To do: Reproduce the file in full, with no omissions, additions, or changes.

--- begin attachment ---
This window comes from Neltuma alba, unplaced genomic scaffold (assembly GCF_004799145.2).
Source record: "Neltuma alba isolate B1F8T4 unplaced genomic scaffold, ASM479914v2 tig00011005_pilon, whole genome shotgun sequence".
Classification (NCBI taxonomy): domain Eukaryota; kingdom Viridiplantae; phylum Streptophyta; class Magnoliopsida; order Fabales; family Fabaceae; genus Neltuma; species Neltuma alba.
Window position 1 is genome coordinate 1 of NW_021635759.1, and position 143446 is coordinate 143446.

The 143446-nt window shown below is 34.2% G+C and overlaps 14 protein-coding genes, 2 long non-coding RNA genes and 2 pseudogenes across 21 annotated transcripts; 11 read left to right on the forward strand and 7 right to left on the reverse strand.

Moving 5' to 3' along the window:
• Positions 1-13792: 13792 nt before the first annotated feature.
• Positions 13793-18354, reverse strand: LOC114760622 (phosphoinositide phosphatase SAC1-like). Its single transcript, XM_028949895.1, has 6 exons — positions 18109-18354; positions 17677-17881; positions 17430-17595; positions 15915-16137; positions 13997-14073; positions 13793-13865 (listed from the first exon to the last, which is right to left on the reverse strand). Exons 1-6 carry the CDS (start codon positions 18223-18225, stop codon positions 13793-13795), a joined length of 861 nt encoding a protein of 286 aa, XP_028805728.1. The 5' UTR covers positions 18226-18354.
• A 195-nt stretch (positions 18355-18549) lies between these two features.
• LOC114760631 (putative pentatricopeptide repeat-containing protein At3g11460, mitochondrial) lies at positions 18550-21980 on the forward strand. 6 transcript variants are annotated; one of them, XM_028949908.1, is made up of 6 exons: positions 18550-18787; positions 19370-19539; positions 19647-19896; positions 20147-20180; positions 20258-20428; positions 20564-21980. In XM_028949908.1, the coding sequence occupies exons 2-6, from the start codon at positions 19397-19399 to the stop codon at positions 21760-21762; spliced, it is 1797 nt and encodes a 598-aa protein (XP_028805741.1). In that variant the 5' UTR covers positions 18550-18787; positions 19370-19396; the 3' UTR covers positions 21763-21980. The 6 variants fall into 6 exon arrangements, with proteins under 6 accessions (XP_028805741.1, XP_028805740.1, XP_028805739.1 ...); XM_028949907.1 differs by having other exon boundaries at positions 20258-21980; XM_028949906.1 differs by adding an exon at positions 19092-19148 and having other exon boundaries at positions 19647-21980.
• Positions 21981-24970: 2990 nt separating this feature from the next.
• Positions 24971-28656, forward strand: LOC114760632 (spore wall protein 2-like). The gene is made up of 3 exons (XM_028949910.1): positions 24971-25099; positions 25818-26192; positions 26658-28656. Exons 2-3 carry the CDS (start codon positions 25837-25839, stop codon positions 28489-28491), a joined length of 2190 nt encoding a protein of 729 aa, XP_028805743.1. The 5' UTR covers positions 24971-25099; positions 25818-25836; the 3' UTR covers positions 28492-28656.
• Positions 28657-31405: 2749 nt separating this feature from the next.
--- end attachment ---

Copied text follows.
This window comes from Neltuma alba, unplaced genomic scaffold (assembly GCF_004799145.2).
Source record: "Neltuma alba isolate B1F8T4 unplaced genomic scaffold, ASM479914v2 tig00011005_pilon, whole genome shotgun sequence".
Classification (NCBI taxonomy): domain Eukaryota; kingdom Viridiplantae; phylum Streptophyta; class Magnoliopsida; order Fabales; family Fabaceae; genus Neltuma; species Neltuma alba.
Window position 1 is genome coordinate 1 of NW_021635759.1, and position 143446 is coordinate 143446.

The 143446-nt window shown below is 34.2% G+C and overlaps 14 protein-coding genes, 2 long non-coding RNA genes and 2 pseudogenes across 21 annotated transcripts; 11 read left to right on the forward strand and 7 right to left on the reverse strand.

Moving 5' to 3' along the window:
• Positions 1-13792: 13792 nt before the first annotated feature.
• Positions 13793-18354, reverse strand: LOC114760622 (phosphoinositide phosphatase SAC1-like). Its single transcript, XM_028949895.1, has 6 exons — positions 18109-18354; positions 17677-17881; positions 17430-17595; positions 15915-16137; positions 13997-14073; positions 13793-13865 (listed from the first exon to the last, which is right to left on the reverse strand). Exons 1-6 carry the CDS (start codon positions 18223-18225, stop codon positions 13793-13795), a joined length of 861 nt encoding a protein of 286 aa, XP_028805728.1. The 5' UTR covers positions 18226-18354.
• A 195-nt stretch (positions 18355-18549) lies between these two features.
• LOC114760631 (putative pentatricopeptide repeat-containing protein At3g11460, mitochondrial) lies at positions 18550-21980 on the forward strand. 6 transcript variants are annotated; one of them, XM_028949908.1, is made up of 6 exons: positions 18550-18787; positions 19370-19539; positions 19647-19896; positions 20147-20180; positions 20258-20428; positions 20564-21980. In XM_028949908.1, the coding sequence occupies exons 2-6, from the start codon at positions 19397-19399 to the stop codon at positions 21760-21762; spliced, it is 1797 nt and encodes a 598-aa protein (XP_028805741.1). In that variant the 5' UTR covers positions 18550-18787; positions 19370-19396; the 3' UTR covers positions 21763-21980. The 6 variants fall into 6 exon arrangements, with proteins under 6 accessions (XP_028805741.1, XP_028805740.1, XP_028805739.1 ...); XM_028949907.1 differs by having other exon boundaries at positions 20258-21980; XM_028949906.1 differs by adding an exon at positions 19092-19148 and having other exon boundaries at positions 19647-21980.
• Positions 21981-24970: 2990 nt separating this feature from the next.
• Positions 24971-28656, forward strand: LOC114760632 (spore wall protein 2-like). The gene is made up of 3 exons (XM_028949910.1): positions 24971-25099; positions 25818-26192; positions 26658-28656. Exons 2-3 carry the CDS (start codon positions 25837-25839, stop codon positions 28489-28491), a joined length of 2190 nt encoding a protein of 729 aa, XP_028805743.1. The 5' UTR covers positions 24971-25099; positions 25818-25836; the 3' UTR covers positions 28492-28656.
• Positions 28657-31405: 2749 nt separating this feature from the next.